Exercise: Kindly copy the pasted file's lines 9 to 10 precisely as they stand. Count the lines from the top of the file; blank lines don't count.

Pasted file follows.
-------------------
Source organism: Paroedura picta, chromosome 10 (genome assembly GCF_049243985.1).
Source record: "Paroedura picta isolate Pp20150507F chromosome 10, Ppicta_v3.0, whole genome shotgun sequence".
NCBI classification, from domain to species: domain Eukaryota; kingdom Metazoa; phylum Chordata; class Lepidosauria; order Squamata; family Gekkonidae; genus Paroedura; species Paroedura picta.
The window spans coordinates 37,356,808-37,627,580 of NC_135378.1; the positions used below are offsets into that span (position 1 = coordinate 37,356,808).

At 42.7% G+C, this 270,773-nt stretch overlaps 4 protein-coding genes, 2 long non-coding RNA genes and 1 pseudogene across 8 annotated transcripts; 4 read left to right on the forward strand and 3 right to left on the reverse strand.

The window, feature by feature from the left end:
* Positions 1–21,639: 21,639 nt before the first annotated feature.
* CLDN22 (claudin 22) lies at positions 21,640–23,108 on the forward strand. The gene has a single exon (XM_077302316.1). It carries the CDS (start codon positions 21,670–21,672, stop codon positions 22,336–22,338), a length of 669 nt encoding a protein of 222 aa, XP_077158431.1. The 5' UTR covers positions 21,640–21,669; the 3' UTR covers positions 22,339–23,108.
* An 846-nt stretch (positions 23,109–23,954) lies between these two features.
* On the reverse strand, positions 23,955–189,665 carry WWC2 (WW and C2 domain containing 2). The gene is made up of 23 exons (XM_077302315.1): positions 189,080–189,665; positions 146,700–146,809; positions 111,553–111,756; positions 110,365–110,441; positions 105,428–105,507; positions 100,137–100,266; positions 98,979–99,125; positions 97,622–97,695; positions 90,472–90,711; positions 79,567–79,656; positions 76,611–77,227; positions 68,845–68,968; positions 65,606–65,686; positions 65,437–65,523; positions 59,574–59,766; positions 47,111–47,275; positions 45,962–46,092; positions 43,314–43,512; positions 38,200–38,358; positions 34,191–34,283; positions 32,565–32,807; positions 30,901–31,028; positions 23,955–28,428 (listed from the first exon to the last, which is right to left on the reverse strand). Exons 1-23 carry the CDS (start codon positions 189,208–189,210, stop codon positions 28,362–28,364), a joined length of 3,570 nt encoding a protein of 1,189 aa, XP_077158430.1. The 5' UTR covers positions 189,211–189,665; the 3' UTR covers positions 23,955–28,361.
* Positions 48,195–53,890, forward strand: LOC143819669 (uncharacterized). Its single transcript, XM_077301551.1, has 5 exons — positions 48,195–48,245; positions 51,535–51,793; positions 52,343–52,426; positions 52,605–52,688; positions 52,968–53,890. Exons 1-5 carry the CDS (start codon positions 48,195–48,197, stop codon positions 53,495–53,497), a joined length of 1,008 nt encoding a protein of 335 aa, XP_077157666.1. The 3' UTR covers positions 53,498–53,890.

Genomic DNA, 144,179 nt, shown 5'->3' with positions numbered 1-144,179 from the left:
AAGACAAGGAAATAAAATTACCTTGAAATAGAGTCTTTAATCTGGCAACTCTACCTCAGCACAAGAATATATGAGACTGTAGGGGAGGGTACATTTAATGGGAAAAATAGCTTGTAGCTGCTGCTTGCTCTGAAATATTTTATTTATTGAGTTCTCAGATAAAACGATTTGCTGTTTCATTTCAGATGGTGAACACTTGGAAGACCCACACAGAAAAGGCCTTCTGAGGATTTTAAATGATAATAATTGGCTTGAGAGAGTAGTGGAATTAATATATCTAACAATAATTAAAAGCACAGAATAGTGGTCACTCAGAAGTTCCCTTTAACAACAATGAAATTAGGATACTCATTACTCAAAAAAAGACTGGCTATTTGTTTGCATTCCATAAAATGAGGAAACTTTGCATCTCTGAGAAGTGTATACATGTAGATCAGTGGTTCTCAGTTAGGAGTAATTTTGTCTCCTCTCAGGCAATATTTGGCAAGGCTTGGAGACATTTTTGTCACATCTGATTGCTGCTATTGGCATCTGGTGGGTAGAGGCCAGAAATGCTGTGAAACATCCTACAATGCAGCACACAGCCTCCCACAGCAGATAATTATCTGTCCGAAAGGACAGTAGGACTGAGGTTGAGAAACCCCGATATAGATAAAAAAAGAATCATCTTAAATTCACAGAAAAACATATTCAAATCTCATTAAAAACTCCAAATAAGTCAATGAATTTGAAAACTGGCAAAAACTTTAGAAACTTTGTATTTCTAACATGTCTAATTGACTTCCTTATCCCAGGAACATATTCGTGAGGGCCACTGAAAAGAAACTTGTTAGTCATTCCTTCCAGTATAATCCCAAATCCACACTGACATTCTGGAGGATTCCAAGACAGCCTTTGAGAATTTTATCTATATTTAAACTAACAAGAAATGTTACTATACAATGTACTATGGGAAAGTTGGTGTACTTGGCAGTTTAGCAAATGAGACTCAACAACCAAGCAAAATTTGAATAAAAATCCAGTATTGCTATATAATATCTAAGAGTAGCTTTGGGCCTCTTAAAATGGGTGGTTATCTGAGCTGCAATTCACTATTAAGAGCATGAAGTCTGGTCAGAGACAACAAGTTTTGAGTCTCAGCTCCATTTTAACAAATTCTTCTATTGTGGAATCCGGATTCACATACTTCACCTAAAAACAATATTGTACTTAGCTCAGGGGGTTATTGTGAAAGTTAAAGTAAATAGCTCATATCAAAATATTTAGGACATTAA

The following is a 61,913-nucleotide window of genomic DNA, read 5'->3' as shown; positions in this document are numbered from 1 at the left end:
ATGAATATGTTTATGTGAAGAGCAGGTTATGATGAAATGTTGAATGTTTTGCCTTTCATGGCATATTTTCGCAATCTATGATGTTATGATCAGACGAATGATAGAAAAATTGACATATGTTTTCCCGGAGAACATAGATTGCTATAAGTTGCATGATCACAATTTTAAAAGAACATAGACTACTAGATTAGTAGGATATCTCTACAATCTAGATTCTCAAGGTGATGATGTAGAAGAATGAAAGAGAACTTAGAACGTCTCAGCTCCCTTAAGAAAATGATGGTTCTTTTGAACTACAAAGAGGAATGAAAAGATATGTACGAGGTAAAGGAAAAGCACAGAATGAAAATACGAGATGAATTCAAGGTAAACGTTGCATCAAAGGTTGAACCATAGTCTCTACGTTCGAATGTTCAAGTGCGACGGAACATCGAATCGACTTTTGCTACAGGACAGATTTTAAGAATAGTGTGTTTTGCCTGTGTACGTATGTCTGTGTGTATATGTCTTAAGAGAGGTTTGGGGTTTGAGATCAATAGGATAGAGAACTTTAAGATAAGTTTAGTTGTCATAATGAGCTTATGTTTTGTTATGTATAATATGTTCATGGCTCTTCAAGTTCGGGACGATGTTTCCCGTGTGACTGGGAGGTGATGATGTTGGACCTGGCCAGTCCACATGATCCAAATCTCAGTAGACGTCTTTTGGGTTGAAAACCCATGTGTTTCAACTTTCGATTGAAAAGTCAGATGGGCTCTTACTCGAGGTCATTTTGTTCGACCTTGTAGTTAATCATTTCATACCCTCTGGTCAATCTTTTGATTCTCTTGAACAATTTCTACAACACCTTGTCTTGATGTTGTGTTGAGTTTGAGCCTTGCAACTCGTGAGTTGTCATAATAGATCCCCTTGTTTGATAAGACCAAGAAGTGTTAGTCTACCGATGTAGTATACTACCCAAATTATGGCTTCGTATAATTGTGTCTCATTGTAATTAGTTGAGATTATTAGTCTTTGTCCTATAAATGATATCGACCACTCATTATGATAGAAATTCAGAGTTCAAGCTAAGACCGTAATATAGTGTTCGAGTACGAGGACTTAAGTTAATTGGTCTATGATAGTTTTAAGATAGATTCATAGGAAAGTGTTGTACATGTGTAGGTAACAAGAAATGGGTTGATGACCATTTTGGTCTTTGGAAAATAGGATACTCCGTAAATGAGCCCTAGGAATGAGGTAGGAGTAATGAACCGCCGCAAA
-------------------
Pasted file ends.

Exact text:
* An 846-nt stretch (positions 23,109–23,954) lies between these two features.
* On the reverse strand, positions 23,955–189,665 carry WWC2 (WW and C2 domain containing 2). The gene is made up of 23 exons (XM_077302315.1): positions 189,080–189,665; positions 146,700–146,809; positions 111,553–111,756; positions 110,365–110,441; positions 105,428–105,507; positions 100,137–100,266; positions 98,979–99,125; positions 97,622–97,695; positions 90,472–90,711; positions 79,567–79,656; positions 76,611–77,227; positions 68,845–68,968; positions 65,606–65,686; positions 65,437–65,523; positions 59,574–59,766; positions 47,111–47,275; positions 45,962–46,092; positions 43,314–43,512; positions 38,200–38,358; positions 34,191–34,283; positions 32,565–32,807; positions 30,901–31,028; positions 23,955–28,428 (listed from the first exon to the last, which is right to left on the reverse strand). Exons 1-23 carry the CDS (start codon positions 189,208–189,210, stop codon positions 28,362–28,364), a joined length of 3,570 nt encoding a protein of 1,189 aa, XP_077158430.1. The 5' UTR covers positions 189,211–189,665; the 3' UTR covers positions 23,955–28,361.